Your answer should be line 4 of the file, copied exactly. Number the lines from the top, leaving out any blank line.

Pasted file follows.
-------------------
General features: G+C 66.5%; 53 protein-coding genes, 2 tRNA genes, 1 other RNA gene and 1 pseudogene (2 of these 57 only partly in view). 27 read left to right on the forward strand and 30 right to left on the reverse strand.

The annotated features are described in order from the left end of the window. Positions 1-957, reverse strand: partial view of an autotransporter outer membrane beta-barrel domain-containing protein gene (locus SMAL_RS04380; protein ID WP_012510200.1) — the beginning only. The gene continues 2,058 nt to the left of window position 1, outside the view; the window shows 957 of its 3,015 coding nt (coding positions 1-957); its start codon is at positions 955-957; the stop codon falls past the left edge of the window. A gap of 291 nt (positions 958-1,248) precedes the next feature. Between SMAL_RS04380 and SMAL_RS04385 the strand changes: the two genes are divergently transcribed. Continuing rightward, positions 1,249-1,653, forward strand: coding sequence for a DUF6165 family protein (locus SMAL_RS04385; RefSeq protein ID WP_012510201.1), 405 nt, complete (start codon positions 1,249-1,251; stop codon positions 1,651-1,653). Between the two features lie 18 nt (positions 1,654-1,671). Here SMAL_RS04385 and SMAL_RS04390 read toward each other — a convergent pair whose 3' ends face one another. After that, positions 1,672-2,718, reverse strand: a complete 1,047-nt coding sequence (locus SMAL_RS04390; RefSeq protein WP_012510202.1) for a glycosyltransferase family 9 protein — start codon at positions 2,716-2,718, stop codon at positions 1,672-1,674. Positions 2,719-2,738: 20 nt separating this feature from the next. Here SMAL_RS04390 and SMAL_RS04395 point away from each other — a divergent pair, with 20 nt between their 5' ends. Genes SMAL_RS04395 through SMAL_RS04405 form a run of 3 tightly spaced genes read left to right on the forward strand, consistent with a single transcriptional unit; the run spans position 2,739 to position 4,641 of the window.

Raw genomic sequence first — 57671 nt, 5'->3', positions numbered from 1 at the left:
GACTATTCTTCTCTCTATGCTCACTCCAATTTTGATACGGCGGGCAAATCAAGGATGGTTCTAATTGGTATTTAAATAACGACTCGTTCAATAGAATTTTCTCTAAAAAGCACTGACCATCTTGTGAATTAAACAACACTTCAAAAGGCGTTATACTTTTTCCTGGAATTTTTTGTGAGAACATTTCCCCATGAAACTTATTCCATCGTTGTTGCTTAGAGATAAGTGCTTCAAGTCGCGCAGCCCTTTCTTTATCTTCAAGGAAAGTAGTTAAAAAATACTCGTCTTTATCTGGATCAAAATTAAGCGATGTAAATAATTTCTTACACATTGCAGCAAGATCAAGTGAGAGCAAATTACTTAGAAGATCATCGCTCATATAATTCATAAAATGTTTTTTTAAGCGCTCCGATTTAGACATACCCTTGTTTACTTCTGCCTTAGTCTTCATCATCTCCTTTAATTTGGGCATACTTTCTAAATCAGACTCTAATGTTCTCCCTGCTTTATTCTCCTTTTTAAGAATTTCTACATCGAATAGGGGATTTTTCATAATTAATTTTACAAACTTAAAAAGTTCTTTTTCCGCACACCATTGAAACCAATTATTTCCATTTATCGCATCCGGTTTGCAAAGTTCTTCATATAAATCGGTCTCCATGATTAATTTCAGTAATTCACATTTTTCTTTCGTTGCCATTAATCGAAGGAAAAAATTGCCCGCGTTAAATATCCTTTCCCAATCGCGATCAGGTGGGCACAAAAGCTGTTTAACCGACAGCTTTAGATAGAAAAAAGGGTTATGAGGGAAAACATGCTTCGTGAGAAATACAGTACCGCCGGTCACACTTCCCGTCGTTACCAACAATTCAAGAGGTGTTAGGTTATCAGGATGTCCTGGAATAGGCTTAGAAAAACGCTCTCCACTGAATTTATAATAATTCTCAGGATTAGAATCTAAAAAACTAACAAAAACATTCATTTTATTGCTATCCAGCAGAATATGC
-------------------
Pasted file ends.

GACTATTCTTCTCTCTATGCTCACTCCAATTTTGATACGGCGGGCAAATCAAGGATGGTTCTAATTGGTATTTAAATAACGACTCGTTCAATAGAATTTTCTCTAAAAAGCACTGACCATCTTGTGAATTAAACAACACTTCAAAAGGCGTTATACTTTTTCCTGGAATTTTTTGTGAGAACATTTCCCCATGAAACTTATTCCATCGTTGTTGCTTAGAGATAAGTGCTTCAAGTCGCGCAGCCCTTTCTTTATCTTCAAGGAAAGTAGTTAAAAAATACTCGTCTTTATCTGGATCAAAATTAAGCGATGTAAATAATTTCTTACACATTGCAGCAAGATCAAGTGAGAGCAAATTACTTAGAAGATCATCGCTCATATAATTCATAAAATGTTTTTTTAAGCGCTCCGATTTAGACATACCCTTGTTTACTTCTGCCTTAGTCTTCATCATCTCCTTTAATTTGGGCATACTTTCTAAATCAGACTCTAATGTTCTCCCTGCTTTATTCTCCTTTTTAAGAATTTCTACATCGAATAGGGGATTTTTCATAATTAATTTTACAAACTTAAAAAGTTCTTTTTCCGCACACCATTGAAACCAATTATTTCCATTTATCGCATCCGGTTTGCAAAGTTCTTCATATAAATCGGTCTCCATGATTAATTTCAGTAATTCACATTTTTCTTTCGTTGCCATTAATCGAAGGAAAAAATTGCCCGCGTTAAATATCCTTTCCCAATCGCGATCAGGTGGGCACAAAAGCTGTTTAACCGACAGCTTTAGATAGAAAAAAGGGTTATGAGGGAAAACATGCTTCGTGAGAAATACAGTACCGCCGGTCACACTTCCCGTCGTTACCAACAATTCAAGAGGTGTTAGGTTATCAGGATGTCCTGGAATAGGCTTAGAAAAACGCTCTCCACTGAATTTATAATAATTCTCAGGATTAGAATCTAAAAAACTAACAAAAACATTCATTTTATTGCTATCCAGCAGAATATGC